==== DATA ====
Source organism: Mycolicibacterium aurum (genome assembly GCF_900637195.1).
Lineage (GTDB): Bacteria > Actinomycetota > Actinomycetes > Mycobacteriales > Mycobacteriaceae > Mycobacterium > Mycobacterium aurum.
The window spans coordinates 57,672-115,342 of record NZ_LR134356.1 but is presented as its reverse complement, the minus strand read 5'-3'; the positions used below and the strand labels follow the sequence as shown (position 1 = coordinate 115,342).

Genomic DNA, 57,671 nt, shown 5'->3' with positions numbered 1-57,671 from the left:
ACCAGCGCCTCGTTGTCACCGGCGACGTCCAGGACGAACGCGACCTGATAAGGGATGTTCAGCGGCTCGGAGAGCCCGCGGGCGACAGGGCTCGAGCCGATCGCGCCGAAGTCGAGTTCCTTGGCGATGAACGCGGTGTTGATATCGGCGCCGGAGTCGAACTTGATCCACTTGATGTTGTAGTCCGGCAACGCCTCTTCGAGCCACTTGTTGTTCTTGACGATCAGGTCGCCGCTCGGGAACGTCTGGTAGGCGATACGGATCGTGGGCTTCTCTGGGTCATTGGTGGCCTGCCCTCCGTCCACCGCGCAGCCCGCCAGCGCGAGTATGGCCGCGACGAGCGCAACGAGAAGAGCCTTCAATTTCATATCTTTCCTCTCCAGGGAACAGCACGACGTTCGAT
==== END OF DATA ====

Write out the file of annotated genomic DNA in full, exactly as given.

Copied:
Source organism: Mycolicibacterium aurum (genome assembly GCF_900637195.1).
Lineage (GTDB): Bacteria > Actinomycetota > Actinomycetes > Mycobacteriales > Mycobacteriaceae > Mycobacterium > Mycobacterium aurum.
The window spans coordinates 57,672-115,342 of record NZ_LR134356.1 but is presented as its reverse complement, the minus strand read 5'-3'; the positions used below and the strand labels follow the sequence as shown (position 1 = coordinate 115,342).

Genomic DNA, 57,671 nt, shown 5'->3' with positions numbered 1-57,671 from the left:
ACCAGCGCCTCGTTGTCACCGGCGACGTCCAGGACGAACGCGACCTGATAAGGGATGTTCAGCGGCTCGGAGAGCCCGCGGGCGACAGGGCTCGAGCCGATCGCGCCGAAGTCGAGTTCCTTGGCGATGAACGCGGTGTTGATATCGGCGCCGGAGTCGAACTTGATCCACTTGATGTTGTAGTCCGGCAACGCCTCTTCGAGCCACTTGTTGTTCTTGACGATCAGGTCGCCGCTCGGGAACGTCTGGTAGGCGATACGGATCGTGGGCTTCTCTGGGTCATTGGTGGCCTGCCCTCCGTCCACCGCGCAGCCCGCCAGCGCGAGTATGGCCGCGACGAGCGCAACGAGAAGAGCCTTCAATTTCATATCTTTCCTCTCCAGGGAACAGCACGACGTTCGAT